The fishing gear types have been divided into categories that differ in terms of relative seafloor impact (see table below). Five categories were identified based on fishing technique and gear type that impact the seafloor differently: mobile gear with high (MBH), low (MBL) and no impact (MP) on the seafloor, together with two types of passive gear of which PL has less impact than PGPT. The link to other categories used in STECF and in the Data Collection Framework (DCF) under the CFP is provided.

It should be noted that this is an indicative assessment based on expert judgment. In particular, the impact of techniques/gear with low impact on the seafloor should be seen as relative to those that have a high-impact in the category “Mobile Bottom” and not in absolute terms. The objective of such categorisation was to capture any shifts within the mobile bottom category towards a less impacting alternative.

Table - Categories of fishing technique and gear type based on impact on the seafloor.

Types of fishing techniques

Codes used in

STECF-13-21, 2013

Gear code

specified for

métiers In

App. IV of

Commission Decision 2010/93/EU

Categories

CSI034 Code

Mobile gear

Dredges

 

DREDGE

DRB, HMD

Mobile

Bottom

High impact

MBH

Beam trawls

 

BEAM , BT1, BT2, 3a

TBB

Bottom trawls &

demersal seines

Bottom otter trawls, Multi-rig otter trawls or bottom pair trawls

OTTER, TR1, TR2, TR3, 3a

OTB, OTT,

PTB

Mobile

bottom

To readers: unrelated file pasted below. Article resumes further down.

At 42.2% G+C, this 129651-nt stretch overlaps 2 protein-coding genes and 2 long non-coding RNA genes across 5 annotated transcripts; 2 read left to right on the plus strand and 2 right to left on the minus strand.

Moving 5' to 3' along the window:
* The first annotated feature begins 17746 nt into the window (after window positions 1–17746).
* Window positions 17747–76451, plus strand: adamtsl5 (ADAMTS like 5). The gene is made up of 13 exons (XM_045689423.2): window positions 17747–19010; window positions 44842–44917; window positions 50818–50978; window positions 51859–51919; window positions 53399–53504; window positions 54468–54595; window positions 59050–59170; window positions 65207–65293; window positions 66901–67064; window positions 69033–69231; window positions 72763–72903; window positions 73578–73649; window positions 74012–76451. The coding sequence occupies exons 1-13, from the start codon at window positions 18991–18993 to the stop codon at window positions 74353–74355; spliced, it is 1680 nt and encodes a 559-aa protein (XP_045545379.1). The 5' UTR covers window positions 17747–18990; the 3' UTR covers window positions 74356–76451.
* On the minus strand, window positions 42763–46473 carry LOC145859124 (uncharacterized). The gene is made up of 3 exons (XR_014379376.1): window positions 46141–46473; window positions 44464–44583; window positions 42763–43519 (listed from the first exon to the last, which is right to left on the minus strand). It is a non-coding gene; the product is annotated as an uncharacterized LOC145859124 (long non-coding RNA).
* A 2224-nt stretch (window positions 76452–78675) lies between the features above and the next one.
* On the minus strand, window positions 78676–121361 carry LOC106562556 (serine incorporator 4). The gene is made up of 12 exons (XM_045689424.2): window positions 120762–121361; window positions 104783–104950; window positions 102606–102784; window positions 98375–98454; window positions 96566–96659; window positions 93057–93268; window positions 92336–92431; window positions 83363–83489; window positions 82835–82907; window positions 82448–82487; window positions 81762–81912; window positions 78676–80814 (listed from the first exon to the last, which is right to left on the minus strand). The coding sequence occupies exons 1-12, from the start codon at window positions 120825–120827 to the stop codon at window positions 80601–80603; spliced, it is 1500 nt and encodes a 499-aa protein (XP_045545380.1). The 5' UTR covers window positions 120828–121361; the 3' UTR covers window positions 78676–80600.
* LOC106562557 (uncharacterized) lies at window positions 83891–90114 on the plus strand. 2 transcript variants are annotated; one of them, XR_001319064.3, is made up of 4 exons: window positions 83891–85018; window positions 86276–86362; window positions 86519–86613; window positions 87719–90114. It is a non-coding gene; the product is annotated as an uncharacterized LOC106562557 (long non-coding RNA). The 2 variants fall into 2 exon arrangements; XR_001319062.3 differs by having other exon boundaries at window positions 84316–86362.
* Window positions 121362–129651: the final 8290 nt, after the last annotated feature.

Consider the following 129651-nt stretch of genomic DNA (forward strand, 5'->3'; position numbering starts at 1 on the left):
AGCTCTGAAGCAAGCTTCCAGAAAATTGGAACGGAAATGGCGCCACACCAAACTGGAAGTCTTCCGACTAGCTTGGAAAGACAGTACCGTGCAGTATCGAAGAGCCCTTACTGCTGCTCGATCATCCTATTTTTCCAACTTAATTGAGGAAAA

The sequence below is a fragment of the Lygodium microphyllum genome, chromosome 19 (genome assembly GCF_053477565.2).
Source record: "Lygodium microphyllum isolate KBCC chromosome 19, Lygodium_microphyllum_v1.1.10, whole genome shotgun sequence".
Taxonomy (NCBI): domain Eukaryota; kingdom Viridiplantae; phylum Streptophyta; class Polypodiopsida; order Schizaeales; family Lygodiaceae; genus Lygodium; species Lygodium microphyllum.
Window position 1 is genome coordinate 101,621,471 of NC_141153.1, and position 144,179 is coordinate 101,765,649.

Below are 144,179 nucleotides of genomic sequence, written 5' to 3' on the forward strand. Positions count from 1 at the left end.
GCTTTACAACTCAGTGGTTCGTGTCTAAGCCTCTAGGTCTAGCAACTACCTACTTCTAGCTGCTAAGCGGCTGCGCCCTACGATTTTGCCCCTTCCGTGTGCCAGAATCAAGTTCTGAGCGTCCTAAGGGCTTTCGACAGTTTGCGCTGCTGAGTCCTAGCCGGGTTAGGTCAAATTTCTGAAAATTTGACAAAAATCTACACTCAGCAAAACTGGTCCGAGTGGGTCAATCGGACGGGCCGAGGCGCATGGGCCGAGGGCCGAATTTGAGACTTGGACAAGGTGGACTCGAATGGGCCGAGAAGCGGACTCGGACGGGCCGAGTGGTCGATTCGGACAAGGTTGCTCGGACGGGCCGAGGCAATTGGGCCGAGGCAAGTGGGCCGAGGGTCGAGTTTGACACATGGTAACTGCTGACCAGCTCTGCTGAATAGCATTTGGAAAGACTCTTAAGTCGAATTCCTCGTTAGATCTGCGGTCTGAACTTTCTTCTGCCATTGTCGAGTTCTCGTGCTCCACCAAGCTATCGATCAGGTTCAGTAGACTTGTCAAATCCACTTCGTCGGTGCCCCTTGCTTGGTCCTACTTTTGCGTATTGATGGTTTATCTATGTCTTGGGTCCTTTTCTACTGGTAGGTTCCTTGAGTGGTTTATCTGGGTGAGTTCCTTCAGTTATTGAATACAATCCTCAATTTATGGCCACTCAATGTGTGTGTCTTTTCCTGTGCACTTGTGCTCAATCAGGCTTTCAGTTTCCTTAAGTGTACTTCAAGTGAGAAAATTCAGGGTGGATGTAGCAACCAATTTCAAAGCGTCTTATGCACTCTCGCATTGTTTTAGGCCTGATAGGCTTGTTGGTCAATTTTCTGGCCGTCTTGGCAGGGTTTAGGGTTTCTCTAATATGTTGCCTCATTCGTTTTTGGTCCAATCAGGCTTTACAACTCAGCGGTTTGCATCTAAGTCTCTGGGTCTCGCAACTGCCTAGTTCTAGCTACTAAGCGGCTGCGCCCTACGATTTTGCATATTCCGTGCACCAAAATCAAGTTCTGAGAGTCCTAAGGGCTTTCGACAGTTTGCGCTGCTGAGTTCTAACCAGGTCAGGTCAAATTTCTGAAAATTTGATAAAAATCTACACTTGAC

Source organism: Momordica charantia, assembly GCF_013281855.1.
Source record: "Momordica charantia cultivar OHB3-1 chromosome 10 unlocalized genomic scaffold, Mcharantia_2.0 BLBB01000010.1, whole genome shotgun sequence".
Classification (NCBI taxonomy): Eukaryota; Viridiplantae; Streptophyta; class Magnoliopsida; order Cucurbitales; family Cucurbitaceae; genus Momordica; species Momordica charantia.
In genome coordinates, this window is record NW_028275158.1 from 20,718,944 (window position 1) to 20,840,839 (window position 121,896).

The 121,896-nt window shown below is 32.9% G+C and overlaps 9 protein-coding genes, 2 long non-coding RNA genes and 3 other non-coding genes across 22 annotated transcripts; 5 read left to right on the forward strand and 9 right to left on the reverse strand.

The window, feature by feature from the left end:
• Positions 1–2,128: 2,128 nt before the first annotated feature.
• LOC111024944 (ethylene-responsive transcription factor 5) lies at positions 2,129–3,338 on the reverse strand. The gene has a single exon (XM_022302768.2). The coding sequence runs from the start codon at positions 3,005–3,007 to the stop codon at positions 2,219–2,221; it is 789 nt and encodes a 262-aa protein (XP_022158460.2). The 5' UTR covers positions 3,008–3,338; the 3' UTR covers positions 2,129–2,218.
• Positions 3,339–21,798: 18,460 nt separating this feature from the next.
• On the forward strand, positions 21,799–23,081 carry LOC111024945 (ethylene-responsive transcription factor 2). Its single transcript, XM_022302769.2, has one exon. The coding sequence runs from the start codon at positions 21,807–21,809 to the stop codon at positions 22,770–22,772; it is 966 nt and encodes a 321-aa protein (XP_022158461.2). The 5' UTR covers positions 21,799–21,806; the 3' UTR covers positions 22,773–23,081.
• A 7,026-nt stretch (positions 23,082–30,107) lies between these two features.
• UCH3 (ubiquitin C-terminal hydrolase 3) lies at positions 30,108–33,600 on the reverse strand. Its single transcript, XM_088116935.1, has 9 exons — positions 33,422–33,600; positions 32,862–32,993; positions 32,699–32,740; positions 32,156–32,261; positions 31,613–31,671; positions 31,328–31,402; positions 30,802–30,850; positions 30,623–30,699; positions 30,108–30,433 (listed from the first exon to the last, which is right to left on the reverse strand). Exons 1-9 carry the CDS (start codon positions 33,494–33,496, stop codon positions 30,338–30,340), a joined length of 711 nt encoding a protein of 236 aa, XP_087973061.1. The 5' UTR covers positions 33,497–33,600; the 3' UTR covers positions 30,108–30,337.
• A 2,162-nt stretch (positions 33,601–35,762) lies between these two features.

low impact

MBL

Fly shooting seines, anchored seines or pair seines

DEM_SEINE

SSC, SDN,

SPR

Pelagic trawls &

pelagic Seines

Midwater otter trawls or

midwater pair trawls

PEL_TRAWL

ОТМ, РТМ

Mobile

Pelagic

MP

Purse seines,

fly shooting seines or

anchored seines

PEL_SEINE

PS

Passive gears

Drifting longlines or

set longlines

 

LONGLINE, 3c, LL1

LHP, UHM,

ITL, LLD, LLS

Passive

longline

PL

Driftnets or

set gillnets

 

GILL, 3b, GN1

GNS, GND

Passive

gillnet,

pots &

traps

PGPT

Trammel nets

 

TRAMMEL, 3b, 3t, GT1

GTR

Pots & traps

 

POTS

FPO

 

 

Methodology for gap filling

No gap filling has been applied 

Methodology references

Data specifications

EEA data references

  • No datasets have been specified here.

External data references

Data sources in latest figures

Uncertainties

Methodology uncertainty

This indicator is a first attempt to match the different sea areas used to report under the Common Fisheries Policy and the regional seas of Europe relevant for the Marine Strategy Framework Directive (with the exception of the Deep Sea and Western Waters, which cover more than one sea). As yet, they are not always equivalent and therefore hamper a comparison with e.g. CSI032 - Status of fish stock, which uses the regional seas of Europe sensu MSFD.